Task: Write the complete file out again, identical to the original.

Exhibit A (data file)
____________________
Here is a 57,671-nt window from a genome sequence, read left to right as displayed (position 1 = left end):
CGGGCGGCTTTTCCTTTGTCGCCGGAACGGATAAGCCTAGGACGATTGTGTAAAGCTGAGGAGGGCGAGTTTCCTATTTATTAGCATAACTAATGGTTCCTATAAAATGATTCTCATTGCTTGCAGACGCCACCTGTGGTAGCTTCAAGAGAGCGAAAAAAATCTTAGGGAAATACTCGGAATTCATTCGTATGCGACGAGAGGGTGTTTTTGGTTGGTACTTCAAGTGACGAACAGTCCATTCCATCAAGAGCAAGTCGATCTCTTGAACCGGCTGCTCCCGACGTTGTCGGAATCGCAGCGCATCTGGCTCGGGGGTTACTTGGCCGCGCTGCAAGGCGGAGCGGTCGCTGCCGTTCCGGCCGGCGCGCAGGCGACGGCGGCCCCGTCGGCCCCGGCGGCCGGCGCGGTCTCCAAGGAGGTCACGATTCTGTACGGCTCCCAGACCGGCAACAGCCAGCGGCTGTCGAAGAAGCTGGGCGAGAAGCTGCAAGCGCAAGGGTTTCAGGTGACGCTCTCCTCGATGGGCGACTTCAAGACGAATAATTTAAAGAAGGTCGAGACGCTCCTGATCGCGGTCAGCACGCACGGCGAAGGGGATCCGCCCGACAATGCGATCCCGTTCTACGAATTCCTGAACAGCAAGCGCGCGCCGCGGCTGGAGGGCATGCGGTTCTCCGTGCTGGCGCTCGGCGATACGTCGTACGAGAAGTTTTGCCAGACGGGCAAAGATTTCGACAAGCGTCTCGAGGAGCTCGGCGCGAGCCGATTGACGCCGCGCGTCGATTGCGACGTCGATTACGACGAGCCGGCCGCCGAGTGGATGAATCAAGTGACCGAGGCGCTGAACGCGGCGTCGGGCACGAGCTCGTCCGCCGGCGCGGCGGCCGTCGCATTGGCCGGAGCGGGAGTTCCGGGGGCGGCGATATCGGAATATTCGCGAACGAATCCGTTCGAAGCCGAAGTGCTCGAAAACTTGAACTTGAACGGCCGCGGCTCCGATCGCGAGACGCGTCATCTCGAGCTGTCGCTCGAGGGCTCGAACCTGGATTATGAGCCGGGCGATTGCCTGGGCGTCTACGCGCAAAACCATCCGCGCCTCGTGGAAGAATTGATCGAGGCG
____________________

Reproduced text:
Here is a 57,671-nt window from a genome sequence, read left to right as displayed (position 1 = left end):
CGGGCGGCTTTTCCTTTGTCGCCGGAACGGATAAGCCTAGGACGATTGTGTAAAGCTGAGGAGGGCGAGTTTCCTATTTATTAGCATAACTAATGGTTCCTATAAAATGATTCTCATTGCTTGCAGACGCCACCTGTGGTAGCTTCAAGAGAGCGAAAAAAATCTTAGGGAAATACTCGGAATTCATTCGTATGCGACGAGAGGGTGTTTTTGGTTGGTACTTCAAGTGACGAACAGTCCATTCCATCAAGAGCAAGTCGATCTCTTGAACCGGCTGCTCCCGACGTTGTCGGAATCGCAGCGCATCTGGCTCGGGGGTTACTTGGCCGCGCTGCAAGGCGGAGCGGTCGCTGCCGTTCCGGCCGGCGCGCAGGCGACGGCGGCCCCGTCGGCCCCGGCGGCCGGCGCGGTCTCCAAGGAGGTCACGATTCTGTACGGCTCCCAGACCGGCAACAGCCAGCGGCTGTCGAAGAAGCTGGGCGAGAAGCTGCAAGCGCAAGGGTTTCAGGTGACGCTCTCCTCGATGGGCGACTTCAAGACGAATAATTTAAAGAAGGTCGAGACGCTCCTGATCGCGGTCAGCACGCACGGCGAAGGGGATCCGCCCGACAATGCGATCCCGTTCTACGAATTCCTGAACAGCAAGCGCGCGCCGCGGCTGGAGGGCATGCGGTTCTCCGTGCTGGCGCTCGGCGATACGTCGTACGAGAAGTTTTGCCAGACGGGCAAAGATTTCGACAAGCGTCTCGAGGAGCTCGGCGCGAGCCGATTGACGCCGCGCGTCGATTGCGACGTCGATTACGACGAGCCGGCCGCCGAGTGGATGAATCAAGTGACCGAGGCGCTGAACGCGGCGTCGGGCACGAGCTCGTCCGCCGGCGCGGCGGCCGTCGCATTGGCCGGAGCGGGAGTTCCGGGGGCGGCGATATCGGAATATTCGCGAACGAATCCGTTCGAAGCCGAAGTGCTCGAAAACTTGAACTTGAACGGCCGCGGCTCCGATCGCGAGACGCGTCATCTCGAGCTGTCGCTCGAGGGCTCGAACCTGGATTATGAGCCGGGCGATTGCCTGGGCGTCTACGCGCAAAACCATCCGCGCCTCGTGGAAGAATTGATCGAGGCG